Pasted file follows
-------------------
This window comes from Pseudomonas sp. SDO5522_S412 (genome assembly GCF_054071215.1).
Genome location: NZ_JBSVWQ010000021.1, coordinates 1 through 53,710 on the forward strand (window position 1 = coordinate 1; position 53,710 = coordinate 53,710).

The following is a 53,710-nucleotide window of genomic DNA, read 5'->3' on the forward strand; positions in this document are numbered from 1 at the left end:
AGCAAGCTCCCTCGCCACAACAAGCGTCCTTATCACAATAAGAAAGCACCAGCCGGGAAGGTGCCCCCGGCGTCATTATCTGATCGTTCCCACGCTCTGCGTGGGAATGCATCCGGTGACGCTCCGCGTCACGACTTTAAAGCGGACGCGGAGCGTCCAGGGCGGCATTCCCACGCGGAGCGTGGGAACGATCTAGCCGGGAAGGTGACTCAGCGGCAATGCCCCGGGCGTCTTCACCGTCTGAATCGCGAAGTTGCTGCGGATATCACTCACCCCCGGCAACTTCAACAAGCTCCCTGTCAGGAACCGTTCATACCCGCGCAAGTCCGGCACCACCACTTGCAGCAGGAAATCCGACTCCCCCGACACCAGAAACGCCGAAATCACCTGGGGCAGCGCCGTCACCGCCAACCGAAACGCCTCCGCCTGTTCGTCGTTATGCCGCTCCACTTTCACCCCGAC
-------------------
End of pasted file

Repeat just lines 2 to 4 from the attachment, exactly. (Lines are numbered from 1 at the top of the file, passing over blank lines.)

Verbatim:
Genome location: NZ_JBSVWQ010000021.1, coordinates 1 through 53,710 on the forward strand (window position 1 = coordinate 1; position 53,710 = coordinate 53,710).

The following is a 53,710-nucleotide window of genomic DNA, read 5'->3' on the forward strand; positions in this document are numbered from 1 at the left end:
AGCAAGCTCCCTCGCCACAACAAGCGTCCTTATCACAATAAGAAAGCACCAGCCGGGAAGGTGCCCCCGGCGTCATTATCTGATCGTTCCCACGCTCTGCGTGGGAATGCATCCGGTGACGCTCCGCGTCACGACTTTAAAGCGGACGCGGAGCGTCCAGGGCGGCATTCCCACGCGGAGCGTGGGAACGATCTAGCCGGGAAGGTGACTCAGCGGCAATGCCCCGGGCGTCTTCACCGTCTGAATCGCGAAGTTGCTGCGGATATCACTCACCCCCGGCAACTTCAACAAGCTCCCTGTCAGGAACCGTTCATACCCGCGCAAGTCCGGCACCACCACTTGCAGCAGGAAATCCGACTCCCCCGACACCAGAAACGCCGAAATCACCTGGGGCAGCGCCGTCACCGCCAACCGAAACGCCTCCGCCTGTTCGTCGTTATGCCGCTCCACTTTCACCCCGAC